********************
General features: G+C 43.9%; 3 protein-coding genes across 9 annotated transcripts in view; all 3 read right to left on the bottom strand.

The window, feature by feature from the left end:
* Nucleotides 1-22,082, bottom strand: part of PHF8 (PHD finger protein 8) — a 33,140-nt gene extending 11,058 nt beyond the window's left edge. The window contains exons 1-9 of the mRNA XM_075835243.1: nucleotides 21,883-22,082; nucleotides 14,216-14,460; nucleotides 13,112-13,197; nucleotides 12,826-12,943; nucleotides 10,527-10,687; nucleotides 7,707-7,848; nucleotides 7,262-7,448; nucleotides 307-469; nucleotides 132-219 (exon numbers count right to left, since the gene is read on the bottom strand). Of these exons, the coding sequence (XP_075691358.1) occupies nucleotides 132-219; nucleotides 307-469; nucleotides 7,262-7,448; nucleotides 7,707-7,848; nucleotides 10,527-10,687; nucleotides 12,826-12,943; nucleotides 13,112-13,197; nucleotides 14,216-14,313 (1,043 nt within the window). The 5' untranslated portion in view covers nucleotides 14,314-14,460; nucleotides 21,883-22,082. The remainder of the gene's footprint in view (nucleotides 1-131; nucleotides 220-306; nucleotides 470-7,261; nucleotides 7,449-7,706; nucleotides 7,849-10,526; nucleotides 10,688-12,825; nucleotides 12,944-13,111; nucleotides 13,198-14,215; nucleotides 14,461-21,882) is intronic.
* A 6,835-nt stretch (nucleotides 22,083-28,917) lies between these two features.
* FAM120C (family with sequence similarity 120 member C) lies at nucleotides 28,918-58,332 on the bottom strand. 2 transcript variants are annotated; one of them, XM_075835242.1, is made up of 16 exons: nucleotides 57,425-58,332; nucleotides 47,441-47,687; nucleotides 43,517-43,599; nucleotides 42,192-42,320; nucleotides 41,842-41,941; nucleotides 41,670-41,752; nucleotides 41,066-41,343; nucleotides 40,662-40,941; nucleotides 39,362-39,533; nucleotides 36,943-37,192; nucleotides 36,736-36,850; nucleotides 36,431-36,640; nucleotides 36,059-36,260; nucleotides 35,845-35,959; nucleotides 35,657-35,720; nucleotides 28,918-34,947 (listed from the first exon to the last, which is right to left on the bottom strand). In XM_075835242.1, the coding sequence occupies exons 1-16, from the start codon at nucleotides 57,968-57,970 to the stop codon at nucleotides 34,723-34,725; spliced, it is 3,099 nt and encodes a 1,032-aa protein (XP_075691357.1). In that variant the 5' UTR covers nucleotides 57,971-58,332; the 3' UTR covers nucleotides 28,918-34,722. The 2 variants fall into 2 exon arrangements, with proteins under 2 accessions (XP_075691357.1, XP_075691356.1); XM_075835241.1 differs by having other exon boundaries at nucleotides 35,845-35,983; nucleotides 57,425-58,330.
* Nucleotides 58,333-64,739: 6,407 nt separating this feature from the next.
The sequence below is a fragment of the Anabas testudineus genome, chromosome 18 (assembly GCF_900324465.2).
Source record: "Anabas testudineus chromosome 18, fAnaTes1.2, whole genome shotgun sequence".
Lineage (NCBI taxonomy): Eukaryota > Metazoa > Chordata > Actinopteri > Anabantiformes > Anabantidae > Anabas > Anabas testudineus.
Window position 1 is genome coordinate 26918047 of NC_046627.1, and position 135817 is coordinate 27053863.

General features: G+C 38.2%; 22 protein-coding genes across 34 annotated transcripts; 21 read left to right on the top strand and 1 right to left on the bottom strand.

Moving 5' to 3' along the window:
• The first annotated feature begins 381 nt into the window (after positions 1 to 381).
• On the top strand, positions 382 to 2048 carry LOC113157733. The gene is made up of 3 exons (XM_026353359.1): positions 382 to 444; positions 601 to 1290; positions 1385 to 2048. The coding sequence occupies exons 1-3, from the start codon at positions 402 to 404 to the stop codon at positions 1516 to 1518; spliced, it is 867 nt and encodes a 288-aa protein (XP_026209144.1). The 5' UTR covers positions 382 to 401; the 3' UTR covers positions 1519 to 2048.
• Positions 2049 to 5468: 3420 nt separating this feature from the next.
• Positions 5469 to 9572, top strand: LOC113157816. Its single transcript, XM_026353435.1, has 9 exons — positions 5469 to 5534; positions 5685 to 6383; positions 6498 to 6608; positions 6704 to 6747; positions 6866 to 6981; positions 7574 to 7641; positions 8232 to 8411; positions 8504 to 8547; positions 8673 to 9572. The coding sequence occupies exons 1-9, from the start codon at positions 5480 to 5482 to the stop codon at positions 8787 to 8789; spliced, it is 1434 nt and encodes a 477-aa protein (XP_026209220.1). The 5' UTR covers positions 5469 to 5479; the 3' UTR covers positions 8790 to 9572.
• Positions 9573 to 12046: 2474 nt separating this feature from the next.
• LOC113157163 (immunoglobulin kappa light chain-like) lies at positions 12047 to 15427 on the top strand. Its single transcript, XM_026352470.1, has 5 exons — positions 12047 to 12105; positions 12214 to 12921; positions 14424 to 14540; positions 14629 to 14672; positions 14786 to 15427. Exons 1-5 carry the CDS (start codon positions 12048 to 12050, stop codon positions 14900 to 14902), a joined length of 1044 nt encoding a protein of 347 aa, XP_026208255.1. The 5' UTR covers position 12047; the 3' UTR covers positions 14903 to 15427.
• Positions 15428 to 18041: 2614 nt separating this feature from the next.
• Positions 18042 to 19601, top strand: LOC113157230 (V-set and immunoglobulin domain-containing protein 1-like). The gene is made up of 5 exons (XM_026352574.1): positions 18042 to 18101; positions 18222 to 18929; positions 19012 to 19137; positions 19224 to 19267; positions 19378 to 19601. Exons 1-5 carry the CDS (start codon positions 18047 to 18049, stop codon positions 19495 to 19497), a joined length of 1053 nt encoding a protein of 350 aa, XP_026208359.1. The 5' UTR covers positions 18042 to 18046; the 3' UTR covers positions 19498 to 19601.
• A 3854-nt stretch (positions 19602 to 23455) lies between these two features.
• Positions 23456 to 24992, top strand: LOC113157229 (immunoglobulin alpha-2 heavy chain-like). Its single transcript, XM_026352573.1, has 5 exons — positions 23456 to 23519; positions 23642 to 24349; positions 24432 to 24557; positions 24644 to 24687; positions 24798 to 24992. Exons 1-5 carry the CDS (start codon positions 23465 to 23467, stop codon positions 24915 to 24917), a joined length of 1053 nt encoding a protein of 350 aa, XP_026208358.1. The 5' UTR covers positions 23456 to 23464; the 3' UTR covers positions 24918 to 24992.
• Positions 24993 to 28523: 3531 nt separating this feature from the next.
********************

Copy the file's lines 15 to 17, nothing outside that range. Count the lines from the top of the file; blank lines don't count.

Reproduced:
• Positions 2049 to 5468: 3420 nt separating this feature from the next.
• Positions 5469 to 9572, top strand: LOC113157816. Its single transcript, XM_026353435.1, has 9 exons — positions 5469 to 5534; positions 5685 to 6383; positions 6498 to 6608; positions 6704 to 6747; positions 6866 to 6981; positions 7574 to 7641; positions 8232 to 8411; positions 8504 to 8547; positions 8673 to 9572. The coding sequence occupies exons 1-9, from the start codon at positions 5480 to 5482 to the stop codon at positions 8787 to 8789; spliced, it is 1434 nt and encodes a 477-aa protein (XP_026209220.1). The 5' UTR covers positions 5469 to 5479; the 3' UTR covers positions 8790 to 9572.
• Positions 9573 to 12046: 2474 nt separating this feature from the next.